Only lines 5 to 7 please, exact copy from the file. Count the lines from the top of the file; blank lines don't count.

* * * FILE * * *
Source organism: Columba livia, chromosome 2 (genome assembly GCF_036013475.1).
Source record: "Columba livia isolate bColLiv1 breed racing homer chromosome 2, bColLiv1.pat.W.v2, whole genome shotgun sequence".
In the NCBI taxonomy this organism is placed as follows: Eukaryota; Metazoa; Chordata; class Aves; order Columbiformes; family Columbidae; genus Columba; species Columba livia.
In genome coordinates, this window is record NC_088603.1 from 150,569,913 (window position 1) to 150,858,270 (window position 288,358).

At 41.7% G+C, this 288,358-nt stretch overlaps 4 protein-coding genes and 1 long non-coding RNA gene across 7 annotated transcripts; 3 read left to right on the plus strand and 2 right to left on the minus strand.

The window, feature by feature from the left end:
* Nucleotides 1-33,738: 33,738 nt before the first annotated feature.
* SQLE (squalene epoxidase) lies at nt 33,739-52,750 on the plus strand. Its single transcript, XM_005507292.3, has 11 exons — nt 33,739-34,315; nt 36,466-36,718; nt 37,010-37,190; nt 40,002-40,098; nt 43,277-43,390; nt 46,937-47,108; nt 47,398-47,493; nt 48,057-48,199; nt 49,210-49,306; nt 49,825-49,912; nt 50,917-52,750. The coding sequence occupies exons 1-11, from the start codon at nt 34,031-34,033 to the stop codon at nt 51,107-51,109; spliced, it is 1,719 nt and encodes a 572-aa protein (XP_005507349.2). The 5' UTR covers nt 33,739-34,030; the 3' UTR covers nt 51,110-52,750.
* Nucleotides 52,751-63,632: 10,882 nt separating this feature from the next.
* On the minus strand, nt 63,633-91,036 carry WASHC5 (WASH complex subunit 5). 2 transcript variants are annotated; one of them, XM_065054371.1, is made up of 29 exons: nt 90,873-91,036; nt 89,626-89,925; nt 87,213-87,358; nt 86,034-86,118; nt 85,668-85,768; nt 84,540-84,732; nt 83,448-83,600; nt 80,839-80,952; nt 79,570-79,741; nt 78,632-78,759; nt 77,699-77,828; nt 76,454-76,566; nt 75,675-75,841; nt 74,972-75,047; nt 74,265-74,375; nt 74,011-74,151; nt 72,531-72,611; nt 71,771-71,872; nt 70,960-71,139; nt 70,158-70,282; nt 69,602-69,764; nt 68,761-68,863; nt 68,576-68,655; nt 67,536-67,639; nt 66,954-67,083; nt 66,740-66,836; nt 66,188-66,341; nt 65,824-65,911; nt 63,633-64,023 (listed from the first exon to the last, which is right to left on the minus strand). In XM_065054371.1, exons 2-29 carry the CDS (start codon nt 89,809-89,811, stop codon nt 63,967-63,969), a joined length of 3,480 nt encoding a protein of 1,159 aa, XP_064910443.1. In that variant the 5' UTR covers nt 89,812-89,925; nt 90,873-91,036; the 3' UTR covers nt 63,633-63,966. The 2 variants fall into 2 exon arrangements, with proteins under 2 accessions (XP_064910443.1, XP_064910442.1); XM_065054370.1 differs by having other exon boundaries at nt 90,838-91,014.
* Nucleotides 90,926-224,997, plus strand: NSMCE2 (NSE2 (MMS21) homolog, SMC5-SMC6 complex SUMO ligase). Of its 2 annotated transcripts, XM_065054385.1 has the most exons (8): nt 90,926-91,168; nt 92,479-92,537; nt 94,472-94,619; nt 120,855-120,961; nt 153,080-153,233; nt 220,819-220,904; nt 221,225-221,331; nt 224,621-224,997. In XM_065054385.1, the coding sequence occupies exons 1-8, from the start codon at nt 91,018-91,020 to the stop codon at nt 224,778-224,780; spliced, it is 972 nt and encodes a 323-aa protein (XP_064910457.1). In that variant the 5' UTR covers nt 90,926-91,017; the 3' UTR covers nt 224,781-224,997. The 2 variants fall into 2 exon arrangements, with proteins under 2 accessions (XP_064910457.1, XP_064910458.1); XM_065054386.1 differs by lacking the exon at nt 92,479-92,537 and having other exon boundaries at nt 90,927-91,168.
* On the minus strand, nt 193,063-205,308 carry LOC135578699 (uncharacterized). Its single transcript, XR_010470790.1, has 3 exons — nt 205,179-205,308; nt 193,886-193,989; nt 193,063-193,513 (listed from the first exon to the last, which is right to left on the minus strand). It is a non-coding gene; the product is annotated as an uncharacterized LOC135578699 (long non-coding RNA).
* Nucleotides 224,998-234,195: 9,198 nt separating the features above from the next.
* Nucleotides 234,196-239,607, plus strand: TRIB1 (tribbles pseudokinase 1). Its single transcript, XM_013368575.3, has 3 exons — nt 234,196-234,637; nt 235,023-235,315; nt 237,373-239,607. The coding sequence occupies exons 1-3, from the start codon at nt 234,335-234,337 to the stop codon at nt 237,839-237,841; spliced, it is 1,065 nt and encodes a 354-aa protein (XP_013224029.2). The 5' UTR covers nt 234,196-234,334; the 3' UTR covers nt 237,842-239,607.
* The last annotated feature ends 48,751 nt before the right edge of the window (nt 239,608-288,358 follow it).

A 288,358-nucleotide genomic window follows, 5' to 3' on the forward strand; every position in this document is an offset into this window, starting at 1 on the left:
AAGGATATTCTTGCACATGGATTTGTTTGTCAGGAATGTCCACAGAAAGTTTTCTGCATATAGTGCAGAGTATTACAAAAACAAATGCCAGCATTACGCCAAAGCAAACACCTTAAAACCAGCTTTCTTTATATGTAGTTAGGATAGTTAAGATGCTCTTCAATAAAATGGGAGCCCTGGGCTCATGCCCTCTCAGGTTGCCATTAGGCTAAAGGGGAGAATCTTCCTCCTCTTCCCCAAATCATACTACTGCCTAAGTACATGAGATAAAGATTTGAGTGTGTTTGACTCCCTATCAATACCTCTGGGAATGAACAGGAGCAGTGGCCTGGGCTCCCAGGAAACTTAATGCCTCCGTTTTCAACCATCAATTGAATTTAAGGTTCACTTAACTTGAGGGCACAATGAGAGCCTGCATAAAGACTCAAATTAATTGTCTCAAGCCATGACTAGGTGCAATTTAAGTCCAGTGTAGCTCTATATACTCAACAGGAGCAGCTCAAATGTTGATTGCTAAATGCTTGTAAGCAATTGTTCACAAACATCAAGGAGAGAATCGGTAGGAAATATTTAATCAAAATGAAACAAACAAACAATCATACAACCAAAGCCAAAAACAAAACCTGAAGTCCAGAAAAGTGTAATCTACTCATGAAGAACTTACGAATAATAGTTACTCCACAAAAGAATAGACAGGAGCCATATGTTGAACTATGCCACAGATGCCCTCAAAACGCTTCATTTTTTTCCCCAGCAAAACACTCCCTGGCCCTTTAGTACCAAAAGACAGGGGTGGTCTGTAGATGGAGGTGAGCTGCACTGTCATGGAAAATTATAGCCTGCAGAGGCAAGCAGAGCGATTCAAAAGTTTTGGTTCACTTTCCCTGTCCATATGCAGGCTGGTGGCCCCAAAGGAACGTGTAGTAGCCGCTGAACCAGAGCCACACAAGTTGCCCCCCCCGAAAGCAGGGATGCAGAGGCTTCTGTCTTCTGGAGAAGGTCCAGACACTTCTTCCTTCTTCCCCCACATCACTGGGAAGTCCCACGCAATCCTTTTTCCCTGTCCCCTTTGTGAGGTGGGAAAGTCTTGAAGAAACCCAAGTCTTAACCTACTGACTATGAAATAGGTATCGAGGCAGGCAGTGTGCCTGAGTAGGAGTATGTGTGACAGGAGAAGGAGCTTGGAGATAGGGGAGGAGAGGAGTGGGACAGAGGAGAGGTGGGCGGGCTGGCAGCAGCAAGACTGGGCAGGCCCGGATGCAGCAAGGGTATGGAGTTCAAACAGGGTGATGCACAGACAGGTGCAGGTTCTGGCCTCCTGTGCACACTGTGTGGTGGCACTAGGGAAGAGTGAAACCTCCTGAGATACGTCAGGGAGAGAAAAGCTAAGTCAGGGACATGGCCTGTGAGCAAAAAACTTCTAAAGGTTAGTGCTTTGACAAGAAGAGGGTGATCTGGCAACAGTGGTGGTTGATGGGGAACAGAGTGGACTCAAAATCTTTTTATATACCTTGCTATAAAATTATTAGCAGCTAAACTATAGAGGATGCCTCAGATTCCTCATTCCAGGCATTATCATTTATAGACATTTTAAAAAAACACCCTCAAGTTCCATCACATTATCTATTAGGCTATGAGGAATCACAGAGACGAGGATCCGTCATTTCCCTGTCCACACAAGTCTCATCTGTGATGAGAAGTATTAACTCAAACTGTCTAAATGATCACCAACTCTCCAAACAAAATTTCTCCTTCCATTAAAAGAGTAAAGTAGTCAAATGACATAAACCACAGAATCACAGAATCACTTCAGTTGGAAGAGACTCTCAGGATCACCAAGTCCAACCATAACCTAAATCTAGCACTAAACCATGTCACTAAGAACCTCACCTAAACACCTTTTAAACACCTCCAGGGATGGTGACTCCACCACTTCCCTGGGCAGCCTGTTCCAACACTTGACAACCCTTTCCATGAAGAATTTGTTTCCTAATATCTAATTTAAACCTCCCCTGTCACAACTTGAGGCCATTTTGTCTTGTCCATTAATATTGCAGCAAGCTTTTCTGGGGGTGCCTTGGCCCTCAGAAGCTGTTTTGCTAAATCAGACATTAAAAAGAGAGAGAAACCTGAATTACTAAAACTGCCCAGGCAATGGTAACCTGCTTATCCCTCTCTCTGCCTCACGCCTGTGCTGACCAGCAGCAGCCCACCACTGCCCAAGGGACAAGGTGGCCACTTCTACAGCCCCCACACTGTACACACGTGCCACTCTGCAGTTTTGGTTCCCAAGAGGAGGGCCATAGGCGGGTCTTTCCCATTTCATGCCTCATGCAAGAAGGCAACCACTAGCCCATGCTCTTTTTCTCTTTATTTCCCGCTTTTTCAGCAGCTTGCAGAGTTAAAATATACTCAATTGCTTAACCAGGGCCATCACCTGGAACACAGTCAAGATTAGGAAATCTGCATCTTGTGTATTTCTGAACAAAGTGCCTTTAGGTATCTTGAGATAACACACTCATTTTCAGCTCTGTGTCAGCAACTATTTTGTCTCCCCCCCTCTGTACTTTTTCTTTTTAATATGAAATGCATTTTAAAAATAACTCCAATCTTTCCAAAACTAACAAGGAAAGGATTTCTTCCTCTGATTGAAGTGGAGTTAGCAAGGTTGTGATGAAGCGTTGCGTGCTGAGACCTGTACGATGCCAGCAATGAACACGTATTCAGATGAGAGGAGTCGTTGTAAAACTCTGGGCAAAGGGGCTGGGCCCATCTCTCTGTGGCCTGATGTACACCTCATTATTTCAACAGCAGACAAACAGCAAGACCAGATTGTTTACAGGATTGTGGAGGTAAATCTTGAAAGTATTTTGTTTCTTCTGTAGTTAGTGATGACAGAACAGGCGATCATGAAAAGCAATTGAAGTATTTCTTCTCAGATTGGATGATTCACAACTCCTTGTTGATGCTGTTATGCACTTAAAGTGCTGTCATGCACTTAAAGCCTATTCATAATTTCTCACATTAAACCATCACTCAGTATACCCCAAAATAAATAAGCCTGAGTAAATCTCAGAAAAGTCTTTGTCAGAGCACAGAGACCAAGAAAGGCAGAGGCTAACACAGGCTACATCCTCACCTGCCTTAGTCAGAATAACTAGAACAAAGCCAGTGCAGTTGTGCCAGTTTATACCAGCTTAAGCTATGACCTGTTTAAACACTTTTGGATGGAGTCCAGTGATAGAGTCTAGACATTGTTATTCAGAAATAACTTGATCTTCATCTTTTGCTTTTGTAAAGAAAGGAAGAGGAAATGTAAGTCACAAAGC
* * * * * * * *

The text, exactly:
At 41.7% G+C, this 288,358-nt stretch overlaps 4 protein-coding genes and 1 long non-coding RNA gene across 7 annotated transcripts; 3 read left to right on the plus strand and 2 right to left on the minus strand.

The window, feature by feature from the left end:
* Nucleotides 1-33,738: 33,738 nt before the first annotated feature.